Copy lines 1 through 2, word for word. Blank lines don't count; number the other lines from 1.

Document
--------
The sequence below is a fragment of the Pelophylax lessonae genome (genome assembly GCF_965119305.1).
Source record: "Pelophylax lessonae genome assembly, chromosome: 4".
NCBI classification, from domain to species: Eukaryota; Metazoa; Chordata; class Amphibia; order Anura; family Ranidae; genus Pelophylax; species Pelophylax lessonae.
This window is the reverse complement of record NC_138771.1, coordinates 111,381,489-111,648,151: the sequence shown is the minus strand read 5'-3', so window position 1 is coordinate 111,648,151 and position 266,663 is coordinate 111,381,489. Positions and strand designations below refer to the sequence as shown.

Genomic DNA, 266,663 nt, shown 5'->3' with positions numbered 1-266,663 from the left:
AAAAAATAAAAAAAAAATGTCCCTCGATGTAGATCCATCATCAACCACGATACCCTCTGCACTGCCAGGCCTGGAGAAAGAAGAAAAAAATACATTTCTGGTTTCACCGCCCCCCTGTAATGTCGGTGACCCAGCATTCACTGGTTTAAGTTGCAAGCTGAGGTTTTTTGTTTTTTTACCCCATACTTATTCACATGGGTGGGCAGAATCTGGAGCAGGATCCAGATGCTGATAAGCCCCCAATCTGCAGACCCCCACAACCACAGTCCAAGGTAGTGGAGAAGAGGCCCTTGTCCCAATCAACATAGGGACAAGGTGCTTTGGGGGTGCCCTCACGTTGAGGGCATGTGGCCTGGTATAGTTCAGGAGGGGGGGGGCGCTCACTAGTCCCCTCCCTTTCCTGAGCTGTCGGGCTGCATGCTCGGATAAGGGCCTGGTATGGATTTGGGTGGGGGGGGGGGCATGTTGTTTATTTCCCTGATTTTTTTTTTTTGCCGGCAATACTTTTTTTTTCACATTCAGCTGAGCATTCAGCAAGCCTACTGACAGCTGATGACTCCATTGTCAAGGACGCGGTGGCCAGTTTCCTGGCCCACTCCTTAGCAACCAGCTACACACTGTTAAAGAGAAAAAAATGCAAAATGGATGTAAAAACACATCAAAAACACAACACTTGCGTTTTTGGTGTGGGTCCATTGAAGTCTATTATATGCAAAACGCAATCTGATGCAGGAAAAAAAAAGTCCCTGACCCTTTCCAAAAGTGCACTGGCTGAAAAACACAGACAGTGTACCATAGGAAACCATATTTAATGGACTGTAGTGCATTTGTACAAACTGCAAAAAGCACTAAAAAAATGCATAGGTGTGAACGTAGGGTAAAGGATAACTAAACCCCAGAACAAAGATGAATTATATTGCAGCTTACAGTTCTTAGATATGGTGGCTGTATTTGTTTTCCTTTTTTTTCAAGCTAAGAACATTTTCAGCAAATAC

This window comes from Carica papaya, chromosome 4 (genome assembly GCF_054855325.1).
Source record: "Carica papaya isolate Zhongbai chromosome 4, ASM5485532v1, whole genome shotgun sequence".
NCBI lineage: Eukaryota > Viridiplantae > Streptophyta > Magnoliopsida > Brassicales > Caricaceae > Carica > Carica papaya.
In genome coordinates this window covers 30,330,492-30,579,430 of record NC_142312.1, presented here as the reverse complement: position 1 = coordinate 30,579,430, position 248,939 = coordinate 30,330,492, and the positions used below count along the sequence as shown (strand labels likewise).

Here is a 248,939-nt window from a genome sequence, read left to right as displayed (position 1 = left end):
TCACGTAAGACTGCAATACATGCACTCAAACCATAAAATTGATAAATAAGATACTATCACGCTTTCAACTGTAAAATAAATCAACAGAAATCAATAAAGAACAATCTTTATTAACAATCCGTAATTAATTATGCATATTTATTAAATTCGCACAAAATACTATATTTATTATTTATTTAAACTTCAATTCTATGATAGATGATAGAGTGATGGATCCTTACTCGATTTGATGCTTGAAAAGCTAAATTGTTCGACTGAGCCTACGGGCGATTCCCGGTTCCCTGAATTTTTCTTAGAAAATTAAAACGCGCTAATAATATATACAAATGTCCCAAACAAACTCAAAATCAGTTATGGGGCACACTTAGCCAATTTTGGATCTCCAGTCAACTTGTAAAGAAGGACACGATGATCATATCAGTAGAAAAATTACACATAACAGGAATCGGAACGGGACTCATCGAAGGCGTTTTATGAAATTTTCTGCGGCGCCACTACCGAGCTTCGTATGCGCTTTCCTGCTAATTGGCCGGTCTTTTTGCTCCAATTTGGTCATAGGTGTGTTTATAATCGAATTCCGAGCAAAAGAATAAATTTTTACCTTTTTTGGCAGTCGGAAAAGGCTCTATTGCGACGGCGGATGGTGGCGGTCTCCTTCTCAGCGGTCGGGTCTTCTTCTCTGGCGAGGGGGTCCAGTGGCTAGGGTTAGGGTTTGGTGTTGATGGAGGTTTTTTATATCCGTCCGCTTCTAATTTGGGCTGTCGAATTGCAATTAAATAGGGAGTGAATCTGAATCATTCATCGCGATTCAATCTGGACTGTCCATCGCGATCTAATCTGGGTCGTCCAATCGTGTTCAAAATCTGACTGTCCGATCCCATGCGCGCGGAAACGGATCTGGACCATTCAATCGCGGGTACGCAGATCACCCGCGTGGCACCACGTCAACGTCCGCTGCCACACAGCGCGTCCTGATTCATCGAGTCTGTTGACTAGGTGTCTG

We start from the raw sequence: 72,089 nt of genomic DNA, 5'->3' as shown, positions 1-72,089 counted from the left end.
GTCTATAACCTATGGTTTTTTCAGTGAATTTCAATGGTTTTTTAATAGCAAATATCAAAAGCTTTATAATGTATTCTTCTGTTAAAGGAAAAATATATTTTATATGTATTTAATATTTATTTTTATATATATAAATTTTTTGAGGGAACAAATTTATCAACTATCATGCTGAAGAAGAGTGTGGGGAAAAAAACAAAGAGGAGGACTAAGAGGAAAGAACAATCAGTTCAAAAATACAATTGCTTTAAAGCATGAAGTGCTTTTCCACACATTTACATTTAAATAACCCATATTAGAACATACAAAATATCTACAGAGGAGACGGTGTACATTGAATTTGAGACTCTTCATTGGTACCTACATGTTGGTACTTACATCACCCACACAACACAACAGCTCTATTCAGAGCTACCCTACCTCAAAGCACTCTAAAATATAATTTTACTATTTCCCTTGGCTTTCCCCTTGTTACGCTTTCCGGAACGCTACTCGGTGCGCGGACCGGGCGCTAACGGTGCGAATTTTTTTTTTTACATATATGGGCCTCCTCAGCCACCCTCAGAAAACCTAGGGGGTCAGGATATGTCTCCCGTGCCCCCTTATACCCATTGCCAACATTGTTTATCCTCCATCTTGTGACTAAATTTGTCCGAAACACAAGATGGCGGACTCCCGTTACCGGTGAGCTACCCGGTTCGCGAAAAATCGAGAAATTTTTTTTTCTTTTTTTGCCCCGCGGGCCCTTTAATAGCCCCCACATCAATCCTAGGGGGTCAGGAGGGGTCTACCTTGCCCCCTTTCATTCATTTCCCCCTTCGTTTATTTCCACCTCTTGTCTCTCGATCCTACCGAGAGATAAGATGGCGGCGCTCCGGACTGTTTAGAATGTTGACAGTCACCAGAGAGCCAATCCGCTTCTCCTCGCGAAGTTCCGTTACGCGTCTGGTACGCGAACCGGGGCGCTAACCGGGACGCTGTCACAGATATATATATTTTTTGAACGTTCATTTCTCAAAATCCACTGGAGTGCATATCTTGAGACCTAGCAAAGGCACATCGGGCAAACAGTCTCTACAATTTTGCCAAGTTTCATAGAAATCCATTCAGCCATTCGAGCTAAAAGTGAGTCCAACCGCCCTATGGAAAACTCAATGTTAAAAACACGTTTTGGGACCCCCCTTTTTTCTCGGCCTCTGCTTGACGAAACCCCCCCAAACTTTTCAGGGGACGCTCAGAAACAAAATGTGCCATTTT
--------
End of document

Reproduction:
The sequence below is a fragment of the Pelophylax lessonae genome (genome assembly GCF_965119305.1).
Source record: "Pelophylax lessonae genome assembly, chromosome: 4".